About The Book
Charlie, drifting through life and dodging full-time employment, is in love with Miranda, a bright student who lives with a terrible secret.
When Charlie comes into money, he buys Adam, one of the first batch of synthetic humans. With Miranda’s assistance, he co-designs Adam’s personality.
This near-perfect human is beautiful, strong and clever – and soon a love triangle forms, which leads Charlie, Miranda and Adam to a profound moral dilemma. Can you design the perfect partner? What makes us human? Our outward deeds or our inner lives?
Machines Like Me, set in an alternate 1980s Britain, shows a country far more technologically advanced than we are, a country who loses the Falklands War and a Prime Minister (still Margaret Thatcher) not quite as impenetrable as the Iron Lady of our history. In this imagined 1980s, home computers and laptops have been around for a good 20 years or so, mobile phones are the norm and science has advanced to such a level that a number of synthetic humans, named Adam and Eve have been produced. They operate like, well humans, except their brains are filled with wires and microchips and they have access to the whole of the world wide web without even lifting a finger.
Our protagonist, Charlie Friend is, to put it in simple terms, a bit of a loser. He has a law degree but has squandered it, any money he comes into he causes “to disappear” making “a magic bonfire of it” and he lives in small, dilapidated flat in London. He is in love with Miranda, the woman a decade or so younger who lives in the flat upstairs and although they are friends, nothing romantic has happened between them. When he comes into a large inheritance, rather than writing off the debts he has acquired through unsuccessfully playing the stock market, he buys an Adam. Adam can be anything Charlie wants it to be with a few key strokes, the computer programme linked to his synthetic human allows him to create any personality he desires for him. Charlie decides to ask Miranda to help him create Adam’s personality, hoping that this joint responsibility will foster a closeness between them which may lead to more than just friendship. Of course, things don’t run that smoothly and whilst Miranda and Charlie do grow closer, the old adage of two’s company but three is a crowd is proven with the addition of Adam to their relationship.
This is an intriguing novel which throws up interesting ethical and social dilemmas, particularly around lies and morality. Miranda is being weighed down by a large secret which is uncovered by Adam and it is this secret which I found to be the most interesting part of the novel. It asks us to examine our own moral compass and debates the line between a truth and a lie. This particular plot point would make for a really interesting discussion in a book club and I am dying to talk to somebody about it. It really set my brain going and this, combined with the ethics surrounding the creation of the Adam and Eves made for really interesting reading.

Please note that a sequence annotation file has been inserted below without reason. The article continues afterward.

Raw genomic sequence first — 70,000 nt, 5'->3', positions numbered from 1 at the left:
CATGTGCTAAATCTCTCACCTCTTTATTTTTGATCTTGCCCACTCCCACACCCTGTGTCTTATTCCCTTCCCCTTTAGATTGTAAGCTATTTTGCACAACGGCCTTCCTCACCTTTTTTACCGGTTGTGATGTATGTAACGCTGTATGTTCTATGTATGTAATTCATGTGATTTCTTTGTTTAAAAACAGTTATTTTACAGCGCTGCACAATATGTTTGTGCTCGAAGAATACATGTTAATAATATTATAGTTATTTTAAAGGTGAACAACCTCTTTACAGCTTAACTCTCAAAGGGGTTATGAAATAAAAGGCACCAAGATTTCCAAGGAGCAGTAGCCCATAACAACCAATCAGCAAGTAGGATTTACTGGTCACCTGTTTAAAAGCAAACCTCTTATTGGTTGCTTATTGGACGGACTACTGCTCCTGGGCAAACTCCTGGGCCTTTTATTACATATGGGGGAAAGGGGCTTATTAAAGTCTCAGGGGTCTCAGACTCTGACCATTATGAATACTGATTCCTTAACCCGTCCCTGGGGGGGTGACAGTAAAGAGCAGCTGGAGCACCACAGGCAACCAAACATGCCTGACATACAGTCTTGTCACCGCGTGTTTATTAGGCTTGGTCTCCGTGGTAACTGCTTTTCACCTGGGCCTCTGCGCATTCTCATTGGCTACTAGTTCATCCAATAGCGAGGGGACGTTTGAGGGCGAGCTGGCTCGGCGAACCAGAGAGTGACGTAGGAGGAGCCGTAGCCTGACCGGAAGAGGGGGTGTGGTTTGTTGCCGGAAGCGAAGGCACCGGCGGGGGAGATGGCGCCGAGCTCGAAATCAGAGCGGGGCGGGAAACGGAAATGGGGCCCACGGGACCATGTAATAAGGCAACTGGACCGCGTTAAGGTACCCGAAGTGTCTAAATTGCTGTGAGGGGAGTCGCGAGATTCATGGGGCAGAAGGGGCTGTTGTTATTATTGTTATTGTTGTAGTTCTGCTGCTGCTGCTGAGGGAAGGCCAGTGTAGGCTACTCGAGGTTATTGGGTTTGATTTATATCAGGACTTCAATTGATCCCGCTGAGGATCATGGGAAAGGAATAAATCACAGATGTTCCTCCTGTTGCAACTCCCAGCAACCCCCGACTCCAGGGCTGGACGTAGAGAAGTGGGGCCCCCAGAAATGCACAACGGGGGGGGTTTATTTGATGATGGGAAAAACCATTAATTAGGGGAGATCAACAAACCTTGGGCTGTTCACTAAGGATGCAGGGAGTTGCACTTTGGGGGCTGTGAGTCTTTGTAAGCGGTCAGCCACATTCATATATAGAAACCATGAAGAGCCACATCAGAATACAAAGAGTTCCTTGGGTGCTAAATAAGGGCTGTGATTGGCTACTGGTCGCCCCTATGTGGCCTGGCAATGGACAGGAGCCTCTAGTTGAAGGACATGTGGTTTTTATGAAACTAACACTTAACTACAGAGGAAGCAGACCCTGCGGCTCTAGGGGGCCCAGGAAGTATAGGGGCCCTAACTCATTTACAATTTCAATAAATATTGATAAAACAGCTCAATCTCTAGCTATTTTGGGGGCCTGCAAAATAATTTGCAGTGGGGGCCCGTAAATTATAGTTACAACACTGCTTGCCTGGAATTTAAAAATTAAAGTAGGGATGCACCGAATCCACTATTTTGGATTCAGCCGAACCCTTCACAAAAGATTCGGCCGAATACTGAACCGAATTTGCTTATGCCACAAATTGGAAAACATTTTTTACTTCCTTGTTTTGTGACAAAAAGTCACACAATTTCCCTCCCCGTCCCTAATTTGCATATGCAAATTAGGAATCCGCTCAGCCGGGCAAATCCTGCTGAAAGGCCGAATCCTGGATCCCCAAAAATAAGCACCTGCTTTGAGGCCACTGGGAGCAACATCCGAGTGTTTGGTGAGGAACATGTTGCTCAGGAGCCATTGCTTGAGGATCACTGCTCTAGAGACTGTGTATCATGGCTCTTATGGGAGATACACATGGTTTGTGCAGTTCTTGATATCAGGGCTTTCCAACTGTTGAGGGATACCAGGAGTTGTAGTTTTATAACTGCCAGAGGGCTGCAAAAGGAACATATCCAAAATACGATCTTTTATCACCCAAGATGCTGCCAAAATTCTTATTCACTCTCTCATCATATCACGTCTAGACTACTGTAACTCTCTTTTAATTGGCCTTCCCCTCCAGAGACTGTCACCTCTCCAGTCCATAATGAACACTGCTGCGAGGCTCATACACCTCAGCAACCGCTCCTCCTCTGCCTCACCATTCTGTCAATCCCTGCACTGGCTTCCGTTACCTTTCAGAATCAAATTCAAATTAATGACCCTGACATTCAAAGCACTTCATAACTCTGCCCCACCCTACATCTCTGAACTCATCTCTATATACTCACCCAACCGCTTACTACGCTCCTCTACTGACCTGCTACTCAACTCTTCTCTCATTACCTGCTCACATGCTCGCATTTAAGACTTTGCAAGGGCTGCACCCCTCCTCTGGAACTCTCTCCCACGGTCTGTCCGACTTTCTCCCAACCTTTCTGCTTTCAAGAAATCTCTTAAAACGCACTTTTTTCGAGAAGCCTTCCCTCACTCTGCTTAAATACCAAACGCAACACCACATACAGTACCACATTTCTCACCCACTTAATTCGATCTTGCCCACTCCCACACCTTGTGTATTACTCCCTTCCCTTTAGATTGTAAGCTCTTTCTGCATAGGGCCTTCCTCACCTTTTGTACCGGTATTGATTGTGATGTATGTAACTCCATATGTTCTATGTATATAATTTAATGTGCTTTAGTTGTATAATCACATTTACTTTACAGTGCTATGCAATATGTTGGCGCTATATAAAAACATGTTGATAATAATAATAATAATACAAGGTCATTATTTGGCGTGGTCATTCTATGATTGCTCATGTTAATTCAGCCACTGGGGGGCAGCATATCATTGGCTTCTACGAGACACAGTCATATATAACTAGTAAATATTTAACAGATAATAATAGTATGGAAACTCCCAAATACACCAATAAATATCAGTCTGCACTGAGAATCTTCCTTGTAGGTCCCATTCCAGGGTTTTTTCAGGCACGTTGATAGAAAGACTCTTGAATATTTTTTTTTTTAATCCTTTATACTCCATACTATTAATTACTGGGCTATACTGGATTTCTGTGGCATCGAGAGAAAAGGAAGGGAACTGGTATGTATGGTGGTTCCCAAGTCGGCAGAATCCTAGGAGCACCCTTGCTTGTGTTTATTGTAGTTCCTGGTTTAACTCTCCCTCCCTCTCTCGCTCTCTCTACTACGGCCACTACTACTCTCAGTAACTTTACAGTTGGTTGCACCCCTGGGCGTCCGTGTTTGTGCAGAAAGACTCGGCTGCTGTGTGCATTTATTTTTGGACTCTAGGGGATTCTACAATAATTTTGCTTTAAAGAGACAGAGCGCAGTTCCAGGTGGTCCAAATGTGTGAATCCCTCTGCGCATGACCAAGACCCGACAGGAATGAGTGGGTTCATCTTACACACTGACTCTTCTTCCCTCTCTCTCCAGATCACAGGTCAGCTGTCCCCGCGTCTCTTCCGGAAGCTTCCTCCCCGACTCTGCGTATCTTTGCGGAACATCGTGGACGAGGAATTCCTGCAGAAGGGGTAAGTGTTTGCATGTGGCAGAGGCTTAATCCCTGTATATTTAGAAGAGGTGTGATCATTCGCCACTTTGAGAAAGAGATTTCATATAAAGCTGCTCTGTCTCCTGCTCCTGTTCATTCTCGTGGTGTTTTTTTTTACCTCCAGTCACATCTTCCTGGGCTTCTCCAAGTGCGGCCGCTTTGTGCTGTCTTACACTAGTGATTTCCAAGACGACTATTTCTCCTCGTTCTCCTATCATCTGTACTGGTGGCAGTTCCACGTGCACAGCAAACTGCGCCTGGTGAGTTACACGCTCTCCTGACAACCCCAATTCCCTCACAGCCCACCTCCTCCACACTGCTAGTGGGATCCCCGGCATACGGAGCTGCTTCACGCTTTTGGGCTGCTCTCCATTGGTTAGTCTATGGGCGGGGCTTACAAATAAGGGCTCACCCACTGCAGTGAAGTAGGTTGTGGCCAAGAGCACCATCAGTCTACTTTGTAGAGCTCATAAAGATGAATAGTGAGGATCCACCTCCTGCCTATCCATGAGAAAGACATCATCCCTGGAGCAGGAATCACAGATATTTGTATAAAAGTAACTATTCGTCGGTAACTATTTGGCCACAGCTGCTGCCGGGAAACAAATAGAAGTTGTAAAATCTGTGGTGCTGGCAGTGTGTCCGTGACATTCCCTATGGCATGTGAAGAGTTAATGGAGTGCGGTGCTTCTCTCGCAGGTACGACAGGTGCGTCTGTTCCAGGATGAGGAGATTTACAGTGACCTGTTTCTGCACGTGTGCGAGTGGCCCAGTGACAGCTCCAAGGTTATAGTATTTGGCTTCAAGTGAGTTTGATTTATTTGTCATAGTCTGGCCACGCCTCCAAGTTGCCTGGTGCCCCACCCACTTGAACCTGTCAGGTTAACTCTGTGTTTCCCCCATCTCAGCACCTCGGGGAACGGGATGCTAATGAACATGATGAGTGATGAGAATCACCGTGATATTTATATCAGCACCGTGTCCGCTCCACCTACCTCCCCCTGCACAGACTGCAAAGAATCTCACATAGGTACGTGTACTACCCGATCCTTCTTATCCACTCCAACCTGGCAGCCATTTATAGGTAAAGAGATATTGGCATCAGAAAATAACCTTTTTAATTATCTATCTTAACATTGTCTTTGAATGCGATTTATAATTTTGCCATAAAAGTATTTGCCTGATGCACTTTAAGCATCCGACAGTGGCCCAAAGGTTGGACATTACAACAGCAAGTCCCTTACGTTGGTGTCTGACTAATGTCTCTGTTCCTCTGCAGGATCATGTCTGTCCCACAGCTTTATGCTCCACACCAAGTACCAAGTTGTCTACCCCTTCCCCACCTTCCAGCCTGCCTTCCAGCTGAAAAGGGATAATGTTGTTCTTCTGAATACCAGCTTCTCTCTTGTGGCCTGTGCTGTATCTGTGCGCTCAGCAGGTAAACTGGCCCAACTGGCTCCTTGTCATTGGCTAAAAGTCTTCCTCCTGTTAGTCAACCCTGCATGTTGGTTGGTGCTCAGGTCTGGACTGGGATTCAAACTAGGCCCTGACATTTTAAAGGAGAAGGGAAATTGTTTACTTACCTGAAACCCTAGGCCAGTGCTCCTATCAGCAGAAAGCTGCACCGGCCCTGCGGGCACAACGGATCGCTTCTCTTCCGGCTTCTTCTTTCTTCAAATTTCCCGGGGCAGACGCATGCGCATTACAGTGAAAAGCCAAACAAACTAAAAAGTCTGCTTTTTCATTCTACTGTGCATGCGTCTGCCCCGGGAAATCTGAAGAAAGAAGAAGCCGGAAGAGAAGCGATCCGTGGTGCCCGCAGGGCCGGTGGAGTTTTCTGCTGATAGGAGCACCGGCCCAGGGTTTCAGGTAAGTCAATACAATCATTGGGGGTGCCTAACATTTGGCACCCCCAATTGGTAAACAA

For me though, there was a little too much “telling” and not enough “showing”. Although this isn’t what I would call a dystopian novel, it does examine an altered version of our past, and as such, there needs to be a fair bit of world building, particularly around the scientific advances. There are pages of descriptions to provide context and background which took me out of the narrative and I found some of the science almost impenetrable. Conversations with Alan Turing for example felt like a science lecture rather than a chat between two people. I was far more interested in the ethics of the creation of synthetic humans than I was in finding out how we got there. I also didn’t quite see the point in it being set in the 1980s as it didn’t seem to add anything to the book, but I would be interested in hearing what others thought about this.
Machines Like Me is quite a melancholy book in some ways. Despite the technological advancement things don’t seem to have become better, in fact in some ways they are worse. Is this book an allegory warning against our reliance on technology at the expense of the arts? It is definitely possible that this was the intention and it certainly made me question the use of social media and the impact upon attention spans for instance. Despite my questions over the plethora of information and the time setting, I did really enjoy this book. It is unusual and it made me think and days after finishing it I am still mulling over parts of the novel. It hasn’t quite found its way back onto my bookshelves or to the Barter Books bag and is still sitting on my bedside table. Perhaps a re-read is on the cards.